Paul M J In der Rieden

Institut Curie, Lutetia Parisorum, Île-de-France, France

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Publications (5)30.02 Total impact

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    Paul M J In der Rieden · Hans J Jansen · Antony J Durston
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    ABSTRACT: Hox transcription factors provide positional information during patterning of the anteroposterior axis. Hox transcription factors can co-operatively bind with PBC-class co-factors, enhancing specificity and affinity for their appropriate binding sites. The nuclear localisation of these co-factors is regulated by the Meis-class of homeodomain proteins. During development of the zebrafish hindbrain, Meis3 has previously been shown to synergise with Hoxb1 in the autoregulation of Hoxb1. In Xenopus XMeis3 posteriorises the embryo upon ectopic expression. Recently, an early temporally collinear expression sequence of Hox genes was detected in Xenopus gastrula mesoderm (see intro. P3). There is evidence that this sequence sets up the embryo's later axial Hox expression pattern by time-space translation. We investigated whether XMeis3 is involved in regulation of this early mesodermal Hox gene expression. Here, we present evidence that XMeis3 is necessary for expression of Hoxd1, Hoxb4 and Hoxc6 in mesoderm during gastrulation. In addition, we show that XMeis3 function is necessary for the progression of gastrulation. Finally, we present evidence for synergy between XMeis3 and Hoxd1 in Hoxd1 autoregulation in mesoderm during gastrulation.
    Full-text · Article · Mar 2011 · PLoS ONE
  • Paul M J In der Rieden · Ferran Lloret Vilaspasa · Antony J Durston
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    ABSTRACT: Hox transcription factors play an essential role in patterning the anteroposterior axis during embryogenesis and exhibit a complex array of spatial and temporal patterns of expression. Their earliest onset of expression in vertebrates is during gastrulation in a temporally collinear sequence in the presomitic/ventrolateral mesoderm, and it is not clear which upstream signal transduction events initiate this expression. Using Xenopus, we present evidence that Xwnt8 is necessary for initiation of this collinear sequence by activating Hox-1 expression in three Hox clusters: hoxd, hoxa, and hoxb. All three labial genes appear to be direct targets of canonical Wnt signaling through Tcf/Lef. In addition, Xwnt8 loss- and gain-of-function leads to indirect regulation of other Hox genes: Hoxb4, Hoxd4, Hoxa7, Hoxc6, and Hoxc8. These findings shed new light on the early role of Wnt8 as well as of a proposed WNT gradient in patterning the Xenopus central nervous system (Kiecker and Niehrs [2001] Development 128:4189-4201).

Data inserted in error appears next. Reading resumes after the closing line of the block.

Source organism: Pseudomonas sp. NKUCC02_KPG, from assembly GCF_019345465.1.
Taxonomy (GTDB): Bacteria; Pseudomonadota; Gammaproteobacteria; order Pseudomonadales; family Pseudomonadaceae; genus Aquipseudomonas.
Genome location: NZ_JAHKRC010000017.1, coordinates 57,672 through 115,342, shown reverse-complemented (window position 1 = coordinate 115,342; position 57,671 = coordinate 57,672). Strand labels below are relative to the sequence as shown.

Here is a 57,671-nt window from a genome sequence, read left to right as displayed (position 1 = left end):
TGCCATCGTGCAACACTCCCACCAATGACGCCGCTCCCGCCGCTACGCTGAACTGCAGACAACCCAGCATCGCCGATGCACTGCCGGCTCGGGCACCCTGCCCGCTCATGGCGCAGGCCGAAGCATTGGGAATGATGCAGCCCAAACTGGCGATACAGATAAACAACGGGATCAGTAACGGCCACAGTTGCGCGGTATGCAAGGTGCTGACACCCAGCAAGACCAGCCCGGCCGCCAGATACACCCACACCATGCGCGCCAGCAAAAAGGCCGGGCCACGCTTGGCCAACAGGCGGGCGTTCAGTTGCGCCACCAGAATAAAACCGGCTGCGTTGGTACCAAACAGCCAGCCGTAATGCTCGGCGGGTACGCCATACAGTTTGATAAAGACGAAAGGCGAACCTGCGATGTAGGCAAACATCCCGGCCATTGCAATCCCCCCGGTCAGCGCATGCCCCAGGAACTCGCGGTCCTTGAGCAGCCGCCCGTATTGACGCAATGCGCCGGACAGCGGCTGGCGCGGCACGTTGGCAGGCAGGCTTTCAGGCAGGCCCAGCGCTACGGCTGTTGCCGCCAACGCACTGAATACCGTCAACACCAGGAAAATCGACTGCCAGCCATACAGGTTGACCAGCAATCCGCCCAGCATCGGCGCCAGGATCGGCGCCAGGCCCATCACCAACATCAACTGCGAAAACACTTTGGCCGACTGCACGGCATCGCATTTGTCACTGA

No preview · Article · Aug 2009 · Developmental Dynamics
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    ABSTRACT: slug gene expression is associated with the specification and migration of neural crest cells in the African clawed frog Xenopus laevis. We provide evidence that the protein Ying-Yang 1 (YY1) regulates the slug gene expression both indirectly and directly, via a YY1 cis-element in the slug promoter, during Xenopus development. The ability of the YY1 to bind this YY1 cis-element was confirmed by electromobility shift assays and reporter assays. YY1 was detected in the nuclei of ectodermal cells contemporaneously with the process of neural crest specification. The injection of anti-YY1 morpholino, which targeted both YY1α and YY1β gene products, depleted YY1 expression below 20% and was lethal at gastrulation. Sublethal depletion of YY1 reduced the length of the anterior-posterior axis and severely inhibited the expression of the neural marker Nrp1 and of the slug gene. Overexpression of YY1 or mutation of the YY1 cis-element reduced the restricted spatial expression of the slug reporter gene in the neural ectoderm border and provoked its expression in the nonneural ectoderm. Chromatin immunoprecipitation indicated that endogenous YY1 interacts directly with the YY1 cis-element of the endogenous slug gene and with the slug gene reporter sequence injected into embryos. The results suggest that YY1 is essential for Xenopus development; is necessary for neural ectoderm differentiation, a prerequisite for neural crest specification; and restricts which cells can form neural crest mesenchyme through directly blocking slug gene activity.
    Preview · Article · Dec 2004 · Journal of Biological Chemistry
  • Paul M J In der Rieden · Gaëll Mainguy · Joost M Woltering · Antony J Durston

    No preview · Article · Mar 2004 · Trends in Genetics
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    ABSTRACT: Unlike the genetic code, the protein–DNA recognition modalities are degenerate in both directions. Consequently, how do transcription factors achieve their considerable specificity and selectivity in regulating the genetic programs that they ultimately influence? Here, we discuss the fact that different Hox gene-specific variants of retinoid response elements are not equivalent. Each particular variant occurs at a precise position along the vertebrate Hox clusters and this organization was present before the time when the ancestral vertebrate Hox cluster was duplicated.
    No preview · Article · Oct 2003 · Trends in Genetics